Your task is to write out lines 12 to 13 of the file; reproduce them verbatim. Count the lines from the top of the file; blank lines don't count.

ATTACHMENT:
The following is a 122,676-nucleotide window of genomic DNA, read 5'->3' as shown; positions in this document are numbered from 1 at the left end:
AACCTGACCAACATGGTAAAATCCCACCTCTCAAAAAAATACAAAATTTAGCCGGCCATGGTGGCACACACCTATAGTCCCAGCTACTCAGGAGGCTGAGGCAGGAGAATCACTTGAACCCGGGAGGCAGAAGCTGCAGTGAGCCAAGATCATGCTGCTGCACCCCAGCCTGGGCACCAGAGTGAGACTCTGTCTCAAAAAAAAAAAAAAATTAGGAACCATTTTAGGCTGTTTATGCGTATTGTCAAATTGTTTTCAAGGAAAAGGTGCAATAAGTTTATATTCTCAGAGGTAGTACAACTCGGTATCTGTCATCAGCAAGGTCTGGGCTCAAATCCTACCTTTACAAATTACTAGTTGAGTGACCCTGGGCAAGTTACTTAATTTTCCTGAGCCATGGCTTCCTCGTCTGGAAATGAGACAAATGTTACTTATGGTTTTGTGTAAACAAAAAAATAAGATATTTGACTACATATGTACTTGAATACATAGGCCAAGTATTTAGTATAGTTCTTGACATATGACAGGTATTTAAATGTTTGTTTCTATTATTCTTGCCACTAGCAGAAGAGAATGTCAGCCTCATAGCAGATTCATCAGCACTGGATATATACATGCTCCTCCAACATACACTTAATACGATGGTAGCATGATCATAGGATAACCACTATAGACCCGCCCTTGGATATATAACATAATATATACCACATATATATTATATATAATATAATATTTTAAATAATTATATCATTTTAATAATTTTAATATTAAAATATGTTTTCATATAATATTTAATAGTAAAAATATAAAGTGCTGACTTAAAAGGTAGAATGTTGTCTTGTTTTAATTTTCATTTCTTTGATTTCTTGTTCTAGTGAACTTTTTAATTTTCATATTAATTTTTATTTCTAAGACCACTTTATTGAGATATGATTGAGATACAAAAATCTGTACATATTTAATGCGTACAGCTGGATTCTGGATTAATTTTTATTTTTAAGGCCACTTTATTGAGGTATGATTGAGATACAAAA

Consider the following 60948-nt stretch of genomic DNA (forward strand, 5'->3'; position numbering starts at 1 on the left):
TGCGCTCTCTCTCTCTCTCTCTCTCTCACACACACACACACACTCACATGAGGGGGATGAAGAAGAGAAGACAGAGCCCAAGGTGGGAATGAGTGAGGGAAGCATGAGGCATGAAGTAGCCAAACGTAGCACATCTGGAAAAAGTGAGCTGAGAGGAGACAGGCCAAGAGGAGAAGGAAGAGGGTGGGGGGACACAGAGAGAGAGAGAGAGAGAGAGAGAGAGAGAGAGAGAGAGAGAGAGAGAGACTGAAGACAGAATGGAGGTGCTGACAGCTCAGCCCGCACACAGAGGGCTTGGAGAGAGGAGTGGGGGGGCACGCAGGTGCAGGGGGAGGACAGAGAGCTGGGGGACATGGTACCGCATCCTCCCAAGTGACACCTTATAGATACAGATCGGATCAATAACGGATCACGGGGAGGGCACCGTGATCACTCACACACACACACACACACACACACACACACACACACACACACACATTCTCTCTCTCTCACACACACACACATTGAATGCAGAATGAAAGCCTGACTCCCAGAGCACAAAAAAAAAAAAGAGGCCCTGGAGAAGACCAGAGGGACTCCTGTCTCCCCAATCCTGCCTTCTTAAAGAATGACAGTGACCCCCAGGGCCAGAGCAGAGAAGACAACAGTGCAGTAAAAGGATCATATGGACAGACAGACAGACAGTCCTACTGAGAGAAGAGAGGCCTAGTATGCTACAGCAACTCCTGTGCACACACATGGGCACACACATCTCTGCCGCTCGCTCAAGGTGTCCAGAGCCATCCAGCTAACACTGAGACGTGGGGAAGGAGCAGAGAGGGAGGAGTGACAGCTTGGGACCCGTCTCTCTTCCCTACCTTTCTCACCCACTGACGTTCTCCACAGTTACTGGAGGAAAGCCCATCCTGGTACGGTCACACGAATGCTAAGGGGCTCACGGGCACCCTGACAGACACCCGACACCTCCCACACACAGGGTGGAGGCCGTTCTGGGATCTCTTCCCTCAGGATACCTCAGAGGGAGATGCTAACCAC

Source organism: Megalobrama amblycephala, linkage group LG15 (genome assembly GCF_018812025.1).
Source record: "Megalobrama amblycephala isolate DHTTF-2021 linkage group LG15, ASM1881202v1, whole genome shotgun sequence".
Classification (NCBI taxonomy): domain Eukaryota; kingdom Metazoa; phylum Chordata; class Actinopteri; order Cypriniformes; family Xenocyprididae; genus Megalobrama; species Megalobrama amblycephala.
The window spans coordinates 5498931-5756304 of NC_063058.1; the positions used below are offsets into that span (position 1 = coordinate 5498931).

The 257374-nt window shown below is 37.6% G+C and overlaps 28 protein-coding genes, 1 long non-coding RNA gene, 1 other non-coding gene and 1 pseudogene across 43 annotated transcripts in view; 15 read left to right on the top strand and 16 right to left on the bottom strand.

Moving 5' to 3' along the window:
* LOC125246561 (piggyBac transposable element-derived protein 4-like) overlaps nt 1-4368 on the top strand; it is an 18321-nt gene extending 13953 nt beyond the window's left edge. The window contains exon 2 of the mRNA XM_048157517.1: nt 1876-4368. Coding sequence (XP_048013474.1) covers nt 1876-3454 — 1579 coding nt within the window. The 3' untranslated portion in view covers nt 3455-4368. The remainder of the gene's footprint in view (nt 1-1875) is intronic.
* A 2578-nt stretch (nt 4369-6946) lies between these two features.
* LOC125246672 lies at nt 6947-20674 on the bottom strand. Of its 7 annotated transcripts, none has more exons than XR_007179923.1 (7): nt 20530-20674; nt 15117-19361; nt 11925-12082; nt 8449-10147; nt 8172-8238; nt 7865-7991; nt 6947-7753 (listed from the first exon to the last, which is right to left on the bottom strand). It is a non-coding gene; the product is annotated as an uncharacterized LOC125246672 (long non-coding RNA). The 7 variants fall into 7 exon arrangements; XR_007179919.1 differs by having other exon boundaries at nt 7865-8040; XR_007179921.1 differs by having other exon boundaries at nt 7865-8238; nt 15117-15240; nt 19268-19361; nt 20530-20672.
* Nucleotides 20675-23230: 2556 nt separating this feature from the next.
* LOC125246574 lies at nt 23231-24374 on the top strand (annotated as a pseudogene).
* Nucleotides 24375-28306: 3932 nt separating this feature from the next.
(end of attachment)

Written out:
* A 2578-nt stretch (nt 4369-6946) lies between these two features.
* LOC125246672 lies at nt 6947-20674 on the bottom strand. Of its 7 annotated transcripts, none has more exons than XR_007179923.1 (7): nt 20530-20674; nt 15117-19361; nt 11925-12082; nt 8449-10147; nt 8172-8238; nt 7865-7991; nt 6947-7753 (listed from the first exon to the last, which is right to left on the bottom strand). It is a non-coding gene; the product is annotated as an uncharacterized LOC125246672 (long non-coding RNA). The 7 variants fall into 7 exon arrangements; XR_007179919.1 differs by having other exon boundaries at nt 7865-8040; XR_007179921.1 differs by having other exon boundaries at nt 7865-8238; nt 15117-15240; nt 19268-19361; nt 20530-20672.